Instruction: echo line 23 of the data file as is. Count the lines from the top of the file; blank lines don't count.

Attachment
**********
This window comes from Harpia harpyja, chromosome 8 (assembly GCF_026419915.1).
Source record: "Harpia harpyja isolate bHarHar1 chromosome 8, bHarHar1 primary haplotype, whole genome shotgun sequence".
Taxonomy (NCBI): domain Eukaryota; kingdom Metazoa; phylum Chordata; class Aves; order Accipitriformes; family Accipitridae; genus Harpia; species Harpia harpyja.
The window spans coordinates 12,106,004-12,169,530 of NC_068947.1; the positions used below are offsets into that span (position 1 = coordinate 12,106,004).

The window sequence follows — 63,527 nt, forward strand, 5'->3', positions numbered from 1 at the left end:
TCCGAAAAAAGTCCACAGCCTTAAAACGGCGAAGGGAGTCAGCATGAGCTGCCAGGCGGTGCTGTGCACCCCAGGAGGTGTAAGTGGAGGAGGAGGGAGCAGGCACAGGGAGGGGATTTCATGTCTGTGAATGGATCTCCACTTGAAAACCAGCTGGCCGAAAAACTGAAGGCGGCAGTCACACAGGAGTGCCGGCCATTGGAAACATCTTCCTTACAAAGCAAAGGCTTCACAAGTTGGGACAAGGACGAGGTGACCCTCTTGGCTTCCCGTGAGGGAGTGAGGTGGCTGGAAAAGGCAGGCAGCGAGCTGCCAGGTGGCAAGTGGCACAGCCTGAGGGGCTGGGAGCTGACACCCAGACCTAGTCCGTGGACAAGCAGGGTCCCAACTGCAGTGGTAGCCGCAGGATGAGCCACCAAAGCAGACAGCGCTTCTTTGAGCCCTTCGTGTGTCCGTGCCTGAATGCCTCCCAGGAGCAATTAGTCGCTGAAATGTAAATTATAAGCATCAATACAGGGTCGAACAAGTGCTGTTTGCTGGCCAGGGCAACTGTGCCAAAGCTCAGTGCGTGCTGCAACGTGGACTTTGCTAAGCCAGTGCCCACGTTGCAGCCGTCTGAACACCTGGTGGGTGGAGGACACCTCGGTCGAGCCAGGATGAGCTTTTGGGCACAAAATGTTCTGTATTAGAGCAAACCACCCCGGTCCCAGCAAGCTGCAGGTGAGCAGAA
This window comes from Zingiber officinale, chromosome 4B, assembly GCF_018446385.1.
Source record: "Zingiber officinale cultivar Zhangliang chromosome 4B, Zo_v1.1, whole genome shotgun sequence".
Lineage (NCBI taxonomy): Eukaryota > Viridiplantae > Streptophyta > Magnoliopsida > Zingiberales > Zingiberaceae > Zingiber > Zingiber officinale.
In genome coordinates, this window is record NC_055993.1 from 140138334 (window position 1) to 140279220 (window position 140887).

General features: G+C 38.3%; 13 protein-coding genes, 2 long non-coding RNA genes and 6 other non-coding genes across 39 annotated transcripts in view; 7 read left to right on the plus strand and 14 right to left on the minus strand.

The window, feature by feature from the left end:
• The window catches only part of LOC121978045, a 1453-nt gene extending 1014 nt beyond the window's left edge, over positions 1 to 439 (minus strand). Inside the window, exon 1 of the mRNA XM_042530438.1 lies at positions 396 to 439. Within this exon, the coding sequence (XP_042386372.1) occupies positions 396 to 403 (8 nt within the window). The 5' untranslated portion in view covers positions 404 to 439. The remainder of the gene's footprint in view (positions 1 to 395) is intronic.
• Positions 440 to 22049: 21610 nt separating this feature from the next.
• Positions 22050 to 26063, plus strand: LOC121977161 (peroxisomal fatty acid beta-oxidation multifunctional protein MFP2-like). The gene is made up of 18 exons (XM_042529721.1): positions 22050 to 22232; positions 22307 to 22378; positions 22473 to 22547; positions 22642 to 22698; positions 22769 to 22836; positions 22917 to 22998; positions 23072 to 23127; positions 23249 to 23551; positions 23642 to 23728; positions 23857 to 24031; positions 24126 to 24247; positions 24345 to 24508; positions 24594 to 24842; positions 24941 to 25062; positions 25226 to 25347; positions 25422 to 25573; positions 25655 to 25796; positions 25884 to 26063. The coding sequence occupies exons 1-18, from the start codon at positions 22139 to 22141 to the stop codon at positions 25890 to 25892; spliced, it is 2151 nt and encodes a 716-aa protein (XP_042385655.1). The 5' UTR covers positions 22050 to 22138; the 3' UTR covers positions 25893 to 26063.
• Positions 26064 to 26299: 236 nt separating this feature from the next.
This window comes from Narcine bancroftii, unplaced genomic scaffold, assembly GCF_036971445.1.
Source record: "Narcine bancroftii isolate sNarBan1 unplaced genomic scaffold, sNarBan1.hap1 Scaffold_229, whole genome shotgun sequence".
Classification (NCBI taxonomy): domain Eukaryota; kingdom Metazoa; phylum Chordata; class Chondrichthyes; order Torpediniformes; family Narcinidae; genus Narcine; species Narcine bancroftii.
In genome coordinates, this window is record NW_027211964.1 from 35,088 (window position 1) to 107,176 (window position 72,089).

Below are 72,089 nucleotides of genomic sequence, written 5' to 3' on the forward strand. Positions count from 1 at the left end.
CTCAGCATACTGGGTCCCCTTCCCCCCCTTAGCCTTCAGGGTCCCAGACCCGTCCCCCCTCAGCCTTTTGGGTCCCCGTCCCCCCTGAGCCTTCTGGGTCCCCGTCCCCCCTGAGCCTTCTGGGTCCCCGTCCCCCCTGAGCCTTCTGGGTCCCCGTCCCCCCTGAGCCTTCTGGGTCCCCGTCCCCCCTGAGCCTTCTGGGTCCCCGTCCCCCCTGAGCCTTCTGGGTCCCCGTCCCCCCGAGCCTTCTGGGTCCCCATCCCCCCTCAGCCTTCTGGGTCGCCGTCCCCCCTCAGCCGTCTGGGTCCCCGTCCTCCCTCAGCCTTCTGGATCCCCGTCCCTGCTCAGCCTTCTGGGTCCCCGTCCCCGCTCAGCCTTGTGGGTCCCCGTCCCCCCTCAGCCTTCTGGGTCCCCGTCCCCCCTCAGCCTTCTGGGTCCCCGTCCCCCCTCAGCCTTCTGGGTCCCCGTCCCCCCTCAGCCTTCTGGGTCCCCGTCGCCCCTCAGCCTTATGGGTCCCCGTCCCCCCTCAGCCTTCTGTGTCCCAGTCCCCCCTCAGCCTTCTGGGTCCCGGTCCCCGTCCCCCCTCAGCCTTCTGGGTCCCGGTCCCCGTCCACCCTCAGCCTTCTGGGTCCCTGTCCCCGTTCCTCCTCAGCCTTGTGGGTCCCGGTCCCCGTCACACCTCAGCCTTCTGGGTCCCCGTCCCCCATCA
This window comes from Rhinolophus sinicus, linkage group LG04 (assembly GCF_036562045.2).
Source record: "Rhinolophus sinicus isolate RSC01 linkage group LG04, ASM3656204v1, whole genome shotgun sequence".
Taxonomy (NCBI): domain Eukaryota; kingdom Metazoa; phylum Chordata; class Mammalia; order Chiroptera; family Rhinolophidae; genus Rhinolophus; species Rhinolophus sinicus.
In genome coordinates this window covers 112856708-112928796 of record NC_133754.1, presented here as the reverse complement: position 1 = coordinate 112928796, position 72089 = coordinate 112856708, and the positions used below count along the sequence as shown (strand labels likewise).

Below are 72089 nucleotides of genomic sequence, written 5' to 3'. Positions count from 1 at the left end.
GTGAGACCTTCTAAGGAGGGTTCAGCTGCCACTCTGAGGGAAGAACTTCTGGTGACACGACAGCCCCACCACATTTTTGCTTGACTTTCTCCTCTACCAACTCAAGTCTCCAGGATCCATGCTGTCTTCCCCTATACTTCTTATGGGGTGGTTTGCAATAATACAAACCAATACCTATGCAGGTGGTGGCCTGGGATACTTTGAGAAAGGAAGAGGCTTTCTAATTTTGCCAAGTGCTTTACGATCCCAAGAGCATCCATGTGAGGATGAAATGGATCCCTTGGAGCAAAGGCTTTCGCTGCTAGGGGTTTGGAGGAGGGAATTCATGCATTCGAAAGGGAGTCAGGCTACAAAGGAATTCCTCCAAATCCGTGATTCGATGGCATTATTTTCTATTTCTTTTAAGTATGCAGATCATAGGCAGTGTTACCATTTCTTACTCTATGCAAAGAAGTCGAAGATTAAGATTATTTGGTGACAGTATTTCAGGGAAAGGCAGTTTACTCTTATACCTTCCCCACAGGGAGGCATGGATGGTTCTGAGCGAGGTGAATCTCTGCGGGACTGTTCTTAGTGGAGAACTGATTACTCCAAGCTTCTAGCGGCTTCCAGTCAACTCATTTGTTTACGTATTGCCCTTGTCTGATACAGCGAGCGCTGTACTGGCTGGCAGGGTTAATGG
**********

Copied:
This window comes from Rhinolophus sinicus, linkage group LG04 (assembly GCF_036562045.2).